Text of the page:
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In C#, as mentioned in the Documentation, and this nice post's accepted answer, it's stated that classes don't inherit the Destructor of their parent class.

The question : If I want to make sure to dispose the private elements of the base class, is the proper way to implement IDisposable in all the child class, and in the Dispose method, call base.Dispose()?

It looks alright to do so, but I would have preferred a way which wouldn't require implementation in all of the child classes.

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Please only do this if your "private elements" are unmanaged resources. – Henk Holterman Apr 20 '11 at 14:54
@Henk: Whether or not the "private elements" of the base class are unmanaged is an implementation detail that the child classes shouldn't really care about. If your base class implements IDisposable then it should be disposed. – LukeH Apr 20 '11 at 15:01
In this case, the private elements of the base class are indeed unmanaged resources, but as LukeH said, the child classes are not 'aware' of this. – Tipx Apr 20 '11 at 15:08
@lukeh: implementing IDisposable and having to be Disposed are separate from having (needing) a destructor. – Henk Holterman Apr 20 '11 at 15:30
@LukeH: If a class or its parent class implements a finalizer, then it and all derived classes will likely have to use GC.KeepAlive in many cases that would not otherwise be necessary (or else risk random failures). This is not a private "implementation detail". If .net provided a means of tagging a class in such a way as to require the jitter to always regard "self" as live, the issue of finalization might be abstracted away, but I'm unaware of any such means. – supercat Apr 20 '11 at 22:24
up vote 8 down vote accepted

MSDN states that destructors are called on base classes automatically.

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Thanks Nik! I should have read further than "Destructors cannot be inherited or overloaded." – Tipx Apr 20 '11 at 15:09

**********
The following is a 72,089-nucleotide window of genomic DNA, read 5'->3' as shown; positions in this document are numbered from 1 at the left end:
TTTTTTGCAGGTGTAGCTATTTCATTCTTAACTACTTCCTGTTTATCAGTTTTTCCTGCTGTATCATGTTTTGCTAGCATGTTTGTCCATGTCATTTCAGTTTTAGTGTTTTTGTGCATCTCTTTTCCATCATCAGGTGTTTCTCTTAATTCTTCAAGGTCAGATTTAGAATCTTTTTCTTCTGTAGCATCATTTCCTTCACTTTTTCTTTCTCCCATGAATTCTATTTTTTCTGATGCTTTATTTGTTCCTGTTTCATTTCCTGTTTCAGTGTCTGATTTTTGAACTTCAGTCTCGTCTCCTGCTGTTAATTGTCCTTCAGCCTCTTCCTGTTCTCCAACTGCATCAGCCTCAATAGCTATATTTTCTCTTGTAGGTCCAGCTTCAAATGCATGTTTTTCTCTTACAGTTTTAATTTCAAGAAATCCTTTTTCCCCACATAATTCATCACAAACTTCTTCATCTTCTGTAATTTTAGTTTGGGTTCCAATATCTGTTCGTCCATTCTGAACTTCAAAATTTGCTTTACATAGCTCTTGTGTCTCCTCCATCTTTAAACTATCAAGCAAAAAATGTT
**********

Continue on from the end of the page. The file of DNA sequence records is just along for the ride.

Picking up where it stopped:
You should follow the Disposable pattern here. It also caters for inheritance.

The interesting part here is "destructors don't inherit", I'm not sure what to make of that. I wrote a little test but to my relief you only need to write a destructor in the base-class.

So the children are uncoupled from the base-class unmanaged resources. They can override Dispose(bool) to cleanup their own affairs.

But I made a comment because I see too many programmers implementing the full pattern just to handle managed resources.

From a general design perspective, a Disposable class would better be sealed.

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Thanks Henk. I'll compare the pattern you linked with what I've done, and make the needed adjustment, just for the sake of correctness! :-D – Tipx Apr 20 '11 at 17:32

The base class should use the standard IDisposable pattern for base classes - in this way only the base class needs a finalizer, and derived classes simply override the virtual method

protected void Dispose(bool disposing)
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If the parent class uses Microsoft's IDisposable pattern, the child class should not override Dispose(void) but instead override Dispose(Boolean Disposing). If called with Disposing true, it should dispose the child class and call base.Dispose(True). If called with Disposing false, it should in most cases no nothing except call base.Dispose(False).

Note that in most cases, the call to base.Dispose(False) will do nothing, but it should be made anyway. If the child class would need to add additional "unmanaged resources" (i.e. if it has additional responsibilities that need to be performed in a finalizer) it should generally encapsulate those responsibilities into another object. Note that the question of whether a class has a finalizer is not just an "implementation detail"; adding a finalizer to a base class can be a breaking change, causing a program which would have leaked resources (bad, but perhaps survivable if it the program isn't run for too long at a time) into one which will, on random occasions, attempt to clean up resources which are still in use (won't often cause problems, but may cause rare but immediate failures).

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